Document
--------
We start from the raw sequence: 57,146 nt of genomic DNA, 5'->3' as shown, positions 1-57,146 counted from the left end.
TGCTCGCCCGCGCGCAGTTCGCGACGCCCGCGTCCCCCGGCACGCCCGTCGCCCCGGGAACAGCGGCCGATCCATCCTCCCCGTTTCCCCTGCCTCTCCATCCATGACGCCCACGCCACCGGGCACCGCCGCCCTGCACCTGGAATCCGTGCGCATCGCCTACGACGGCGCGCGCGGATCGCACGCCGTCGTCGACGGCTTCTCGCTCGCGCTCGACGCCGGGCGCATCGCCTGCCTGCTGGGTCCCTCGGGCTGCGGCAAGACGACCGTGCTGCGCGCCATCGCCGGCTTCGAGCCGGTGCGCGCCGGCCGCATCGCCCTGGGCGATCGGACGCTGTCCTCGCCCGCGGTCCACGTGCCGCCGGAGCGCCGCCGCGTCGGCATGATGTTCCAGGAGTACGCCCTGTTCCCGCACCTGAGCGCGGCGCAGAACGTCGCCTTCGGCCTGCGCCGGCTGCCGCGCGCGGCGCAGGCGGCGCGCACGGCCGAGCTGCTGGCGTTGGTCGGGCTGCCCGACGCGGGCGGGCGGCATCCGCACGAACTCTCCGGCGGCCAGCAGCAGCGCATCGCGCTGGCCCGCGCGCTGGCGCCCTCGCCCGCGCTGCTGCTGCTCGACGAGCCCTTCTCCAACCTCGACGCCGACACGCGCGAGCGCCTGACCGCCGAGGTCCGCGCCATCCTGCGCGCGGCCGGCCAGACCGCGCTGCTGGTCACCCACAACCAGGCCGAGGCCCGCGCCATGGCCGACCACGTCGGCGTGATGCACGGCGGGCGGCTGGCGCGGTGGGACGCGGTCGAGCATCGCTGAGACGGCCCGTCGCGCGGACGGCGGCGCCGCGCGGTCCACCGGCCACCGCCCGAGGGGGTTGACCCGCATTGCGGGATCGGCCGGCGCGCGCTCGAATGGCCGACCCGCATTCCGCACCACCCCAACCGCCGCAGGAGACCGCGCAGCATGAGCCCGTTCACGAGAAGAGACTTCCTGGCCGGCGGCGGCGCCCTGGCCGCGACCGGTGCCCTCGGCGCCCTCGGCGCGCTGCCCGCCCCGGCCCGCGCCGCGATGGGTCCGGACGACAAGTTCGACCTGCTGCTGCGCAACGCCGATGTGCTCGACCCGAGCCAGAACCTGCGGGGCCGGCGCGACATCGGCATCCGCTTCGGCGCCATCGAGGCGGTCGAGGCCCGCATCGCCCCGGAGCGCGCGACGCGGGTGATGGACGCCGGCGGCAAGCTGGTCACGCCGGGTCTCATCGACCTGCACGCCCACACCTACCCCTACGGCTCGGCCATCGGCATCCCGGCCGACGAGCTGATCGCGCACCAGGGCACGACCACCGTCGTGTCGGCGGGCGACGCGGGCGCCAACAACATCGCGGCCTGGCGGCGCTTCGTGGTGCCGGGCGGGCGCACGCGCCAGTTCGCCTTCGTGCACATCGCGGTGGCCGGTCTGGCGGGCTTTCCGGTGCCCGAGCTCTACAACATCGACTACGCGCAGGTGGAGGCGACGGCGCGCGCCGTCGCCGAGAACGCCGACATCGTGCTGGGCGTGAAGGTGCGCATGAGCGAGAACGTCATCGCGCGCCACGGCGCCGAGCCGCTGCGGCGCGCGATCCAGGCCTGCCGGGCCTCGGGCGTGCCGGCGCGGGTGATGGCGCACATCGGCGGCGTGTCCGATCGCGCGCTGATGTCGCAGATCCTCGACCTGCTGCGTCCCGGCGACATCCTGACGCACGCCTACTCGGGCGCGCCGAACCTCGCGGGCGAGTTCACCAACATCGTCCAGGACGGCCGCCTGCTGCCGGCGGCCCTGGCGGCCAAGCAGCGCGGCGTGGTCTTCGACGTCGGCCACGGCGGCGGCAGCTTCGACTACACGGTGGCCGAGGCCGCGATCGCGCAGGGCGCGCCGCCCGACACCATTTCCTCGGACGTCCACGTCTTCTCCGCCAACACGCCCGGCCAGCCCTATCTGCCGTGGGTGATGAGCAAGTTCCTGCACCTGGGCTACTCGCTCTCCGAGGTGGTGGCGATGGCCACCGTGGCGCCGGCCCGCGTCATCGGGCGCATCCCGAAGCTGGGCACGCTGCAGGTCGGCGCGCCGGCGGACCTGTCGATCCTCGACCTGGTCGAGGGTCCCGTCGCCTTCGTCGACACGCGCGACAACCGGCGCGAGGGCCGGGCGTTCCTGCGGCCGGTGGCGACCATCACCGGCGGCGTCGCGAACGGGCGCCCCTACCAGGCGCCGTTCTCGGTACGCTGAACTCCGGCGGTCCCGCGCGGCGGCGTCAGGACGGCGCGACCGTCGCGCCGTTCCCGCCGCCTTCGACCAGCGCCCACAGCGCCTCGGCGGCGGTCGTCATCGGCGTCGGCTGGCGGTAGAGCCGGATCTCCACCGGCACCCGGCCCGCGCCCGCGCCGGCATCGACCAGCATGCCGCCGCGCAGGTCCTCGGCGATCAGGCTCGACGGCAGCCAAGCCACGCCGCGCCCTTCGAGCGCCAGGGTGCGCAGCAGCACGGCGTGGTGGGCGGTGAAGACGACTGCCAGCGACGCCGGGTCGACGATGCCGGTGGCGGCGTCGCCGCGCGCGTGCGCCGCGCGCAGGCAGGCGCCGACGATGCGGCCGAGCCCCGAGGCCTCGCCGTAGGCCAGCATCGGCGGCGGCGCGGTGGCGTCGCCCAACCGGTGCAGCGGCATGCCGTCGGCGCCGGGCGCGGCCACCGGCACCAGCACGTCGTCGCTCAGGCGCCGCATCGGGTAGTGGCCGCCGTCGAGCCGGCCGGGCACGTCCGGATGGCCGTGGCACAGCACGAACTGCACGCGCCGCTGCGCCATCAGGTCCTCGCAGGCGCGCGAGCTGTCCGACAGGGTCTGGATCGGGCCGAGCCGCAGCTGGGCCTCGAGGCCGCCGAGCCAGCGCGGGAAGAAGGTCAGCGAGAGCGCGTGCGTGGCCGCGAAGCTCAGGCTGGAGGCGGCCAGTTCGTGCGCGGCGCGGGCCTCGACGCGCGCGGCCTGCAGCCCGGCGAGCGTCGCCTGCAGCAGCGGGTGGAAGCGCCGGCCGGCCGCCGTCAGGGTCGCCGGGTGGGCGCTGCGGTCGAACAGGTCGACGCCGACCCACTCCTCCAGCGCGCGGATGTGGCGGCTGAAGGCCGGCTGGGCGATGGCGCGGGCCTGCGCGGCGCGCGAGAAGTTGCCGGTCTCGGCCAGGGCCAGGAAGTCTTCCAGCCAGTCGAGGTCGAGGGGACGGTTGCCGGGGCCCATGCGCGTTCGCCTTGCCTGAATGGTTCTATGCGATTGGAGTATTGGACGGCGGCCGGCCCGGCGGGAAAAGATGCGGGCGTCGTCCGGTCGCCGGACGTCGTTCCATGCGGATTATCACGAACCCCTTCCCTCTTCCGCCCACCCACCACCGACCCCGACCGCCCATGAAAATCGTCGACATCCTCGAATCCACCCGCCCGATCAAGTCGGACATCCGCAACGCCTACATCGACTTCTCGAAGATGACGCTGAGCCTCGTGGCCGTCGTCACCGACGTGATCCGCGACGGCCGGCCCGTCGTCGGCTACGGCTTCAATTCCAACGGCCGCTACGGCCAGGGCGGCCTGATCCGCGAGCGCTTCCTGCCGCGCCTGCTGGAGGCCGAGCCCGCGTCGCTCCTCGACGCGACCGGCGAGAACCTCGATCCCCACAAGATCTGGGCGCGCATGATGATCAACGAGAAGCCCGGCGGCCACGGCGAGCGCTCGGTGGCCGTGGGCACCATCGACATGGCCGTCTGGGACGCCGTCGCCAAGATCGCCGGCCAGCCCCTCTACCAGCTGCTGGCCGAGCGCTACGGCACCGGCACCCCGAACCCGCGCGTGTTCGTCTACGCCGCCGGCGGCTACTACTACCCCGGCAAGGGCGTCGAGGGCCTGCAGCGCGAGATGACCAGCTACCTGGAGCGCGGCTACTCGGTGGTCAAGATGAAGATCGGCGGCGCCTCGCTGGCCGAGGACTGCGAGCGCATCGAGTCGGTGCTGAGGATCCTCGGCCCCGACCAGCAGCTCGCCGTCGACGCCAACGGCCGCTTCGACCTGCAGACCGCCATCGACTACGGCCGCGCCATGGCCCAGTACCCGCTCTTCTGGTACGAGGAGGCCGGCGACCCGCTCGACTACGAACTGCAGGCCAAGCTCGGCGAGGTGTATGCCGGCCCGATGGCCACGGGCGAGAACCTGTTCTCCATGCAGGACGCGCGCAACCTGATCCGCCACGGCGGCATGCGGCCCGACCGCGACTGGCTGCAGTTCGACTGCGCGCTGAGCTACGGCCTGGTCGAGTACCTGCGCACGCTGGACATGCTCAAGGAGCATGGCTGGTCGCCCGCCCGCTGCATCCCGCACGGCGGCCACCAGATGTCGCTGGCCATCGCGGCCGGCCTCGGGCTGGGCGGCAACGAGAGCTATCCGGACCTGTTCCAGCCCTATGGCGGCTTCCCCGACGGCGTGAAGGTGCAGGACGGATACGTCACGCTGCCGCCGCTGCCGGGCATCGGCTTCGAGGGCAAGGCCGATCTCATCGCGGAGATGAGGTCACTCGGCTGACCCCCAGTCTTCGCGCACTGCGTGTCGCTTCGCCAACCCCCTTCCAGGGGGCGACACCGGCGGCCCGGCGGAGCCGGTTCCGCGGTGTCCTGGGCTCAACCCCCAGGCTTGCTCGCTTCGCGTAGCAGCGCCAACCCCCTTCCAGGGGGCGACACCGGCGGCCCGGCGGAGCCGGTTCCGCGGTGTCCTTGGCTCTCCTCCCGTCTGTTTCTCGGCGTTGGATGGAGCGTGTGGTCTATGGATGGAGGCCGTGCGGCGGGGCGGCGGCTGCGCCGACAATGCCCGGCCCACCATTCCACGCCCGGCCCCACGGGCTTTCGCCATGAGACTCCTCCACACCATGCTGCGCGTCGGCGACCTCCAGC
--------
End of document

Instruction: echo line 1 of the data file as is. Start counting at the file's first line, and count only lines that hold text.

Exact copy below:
We start from the raw sequence: 57,146 nt of genomic DNA, 5'->3' as shown, positions 1-57,146 counted from the left end.